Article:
Indirect effects of acute alcohol intoxication on sexual risk-taking: The roles of subjective and physiological sexual arousal

William H. George, Kelly Cue Davis, Jeanette Norris, Julia R. Heiman, Susan A. Stoner, Rebecca L. Schacht, Christian S. Hendershot, Kelly F. Kajumulo

Research output: Contribution to journalArticlepeer-review

99 Scopus citations

Abstract

Three experiments supported the idea that alcohol fosters sexual risk-taking in men and women, in part, through its effects on sexual arousal. In Experiment 1, increasing alcohol dosage (target blood alcohol levels of .00, .04, .08%) heightened men's and women's risk-taking intentions. Alcohol's effect was indirect via increased subjective sexual arousal; also, men exhibited greater risk-taking than women. In Experiment 2, an extended dosage range (target blood alcohol levels of .00, .06, .08, .10%) heightened men's risk-taking intentions. Alcohol's effect again was indirect via subjective arousal. Physiological sexual arousal, which was unaffected by alcohol, increased risk-taking via increased subjective arousal. In Experiment 3, alcohol increased women's risk-taking indirectly via subjective arousal, but alcohol-attenuated physiological arousal had no effect on risk-taking. Implications for alcohol myopia theory and prevention interventions are discussed.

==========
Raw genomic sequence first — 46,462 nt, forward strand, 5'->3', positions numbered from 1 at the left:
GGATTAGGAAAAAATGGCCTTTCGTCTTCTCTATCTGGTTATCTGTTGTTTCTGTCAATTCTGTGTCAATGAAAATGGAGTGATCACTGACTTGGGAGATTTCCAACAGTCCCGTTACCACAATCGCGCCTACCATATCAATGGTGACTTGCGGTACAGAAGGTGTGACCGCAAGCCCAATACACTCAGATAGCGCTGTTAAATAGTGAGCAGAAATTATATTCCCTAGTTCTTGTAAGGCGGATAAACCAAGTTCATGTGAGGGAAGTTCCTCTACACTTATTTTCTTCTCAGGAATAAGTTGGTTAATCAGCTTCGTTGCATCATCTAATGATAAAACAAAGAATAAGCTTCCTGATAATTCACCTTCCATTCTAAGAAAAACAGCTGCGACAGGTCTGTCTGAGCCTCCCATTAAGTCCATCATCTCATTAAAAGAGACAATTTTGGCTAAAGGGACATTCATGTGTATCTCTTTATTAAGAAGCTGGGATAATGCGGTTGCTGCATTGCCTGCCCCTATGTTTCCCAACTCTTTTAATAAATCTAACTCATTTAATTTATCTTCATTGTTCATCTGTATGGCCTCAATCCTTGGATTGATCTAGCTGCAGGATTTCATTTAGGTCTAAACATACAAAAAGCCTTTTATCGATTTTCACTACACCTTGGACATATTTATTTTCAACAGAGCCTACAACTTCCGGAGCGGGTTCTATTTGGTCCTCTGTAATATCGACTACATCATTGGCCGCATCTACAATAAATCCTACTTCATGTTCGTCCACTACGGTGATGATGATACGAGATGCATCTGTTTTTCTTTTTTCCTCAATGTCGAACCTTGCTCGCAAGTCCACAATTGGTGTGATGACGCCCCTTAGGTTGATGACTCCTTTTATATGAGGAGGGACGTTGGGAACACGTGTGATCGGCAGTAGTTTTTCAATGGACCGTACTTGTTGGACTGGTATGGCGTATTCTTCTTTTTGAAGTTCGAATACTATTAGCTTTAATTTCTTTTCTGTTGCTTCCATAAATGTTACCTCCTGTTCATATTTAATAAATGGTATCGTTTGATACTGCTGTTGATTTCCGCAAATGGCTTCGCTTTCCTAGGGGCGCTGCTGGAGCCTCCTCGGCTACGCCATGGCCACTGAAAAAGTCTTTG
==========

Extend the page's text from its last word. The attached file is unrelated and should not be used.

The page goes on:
Original languageEnglish (US)
Pages (from-to)498-513
Number of pages16
JournalArchives of Sexual Behavior
Volume38
Issue number4
DOIs
StatePublished - Aug 2009

Keywords

  • Alcohol
  • HIV/AIDS
  • Sexual arousal
  • Sexual risk

ASJC Scopus subject areas

  • Arts and Humanities (miscellaneous)
  • Psychology(all)

Fingerprint Dive into the research topics of 'Indirect effects of acute alcohol intoxication on sexual risk-taking: The roles of subjective and physiological sexual arousal'. Together they form a unique fingerprint.

Cite this